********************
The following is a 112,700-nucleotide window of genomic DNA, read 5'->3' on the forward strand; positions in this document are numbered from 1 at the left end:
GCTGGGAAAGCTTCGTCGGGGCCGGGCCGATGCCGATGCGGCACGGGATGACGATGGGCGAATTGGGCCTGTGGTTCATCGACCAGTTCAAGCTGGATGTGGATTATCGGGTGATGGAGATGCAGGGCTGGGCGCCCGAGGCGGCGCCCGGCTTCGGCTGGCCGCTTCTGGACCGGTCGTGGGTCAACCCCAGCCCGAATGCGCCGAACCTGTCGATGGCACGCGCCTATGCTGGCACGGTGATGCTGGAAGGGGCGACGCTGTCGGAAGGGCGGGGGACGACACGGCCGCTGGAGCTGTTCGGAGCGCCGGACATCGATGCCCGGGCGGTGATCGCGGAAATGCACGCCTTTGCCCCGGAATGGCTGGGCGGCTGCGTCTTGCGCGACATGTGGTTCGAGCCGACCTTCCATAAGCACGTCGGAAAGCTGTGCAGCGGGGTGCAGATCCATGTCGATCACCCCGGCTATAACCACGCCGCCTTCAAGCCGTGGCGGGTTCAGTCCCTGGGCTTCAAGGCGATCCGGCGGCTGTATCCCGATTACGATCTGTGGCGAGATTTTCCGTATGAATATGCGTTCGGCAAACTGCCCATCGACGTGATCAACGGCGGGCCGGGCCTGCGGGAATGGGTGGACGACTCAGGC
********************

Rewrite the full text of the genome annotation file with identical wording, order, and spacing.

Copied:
The following is a 112,700-nucleotide window of genomic DNA, read 5'->3' on the forward strand; positions in this document are numbered from 1 at the left end:
GCTGGGAAAGCTTCGTCGGGGCCGGGCCGATGCCGATGCGGCACGGGATGACGATGGGCGAATTGGGCCTGTGGTTCATCGACCAGTTCAAGCTGGATGTGGATTATCGGGTGATGGAGATGCAGGGCTGGGCGCCCGAGGCGGCGCCCGGCTTCGGCTGGCCGCTTCTGGACCGGTCGTGGGTCAACCCCAGCCCGAATGCGCCGAACCTGTCGATGGCACGCGCCTATGCTGGCACGGTGATGCTGGAAGGGGCGACGCTGTCGGAAGGGCGGGGGACGACACGGCCGCTGGAGCTGTTCGGAGCGCCGGACATCGATGCCCGGGCGGTGATCGCGGAAATGCACGCCTTTGCCCCGGAATGGCTGGGCGGCTGCGTCTTGCGCGACATGTGGTTCGAGCCGACCTTCCATAAGCACGTCGGAAAGCTGTGCAGCGGGGTGCAGATCCATGTCGATCACCCCGGCTATAACCACGCCGCCTTCAAGCCGTGGCGGGTTCAGTCCCTGGGCTTCAAGGCGATCCGGCGGCTGTATCCCGATTACGATCTGTGGCGAGATTTTCCGTATGAATATGCGTTCGGCAAACTGCCCATCGACGTGATCAACGGCGGGCCGGGCCTGCGGGAATGGGTGGACGACTCAGGC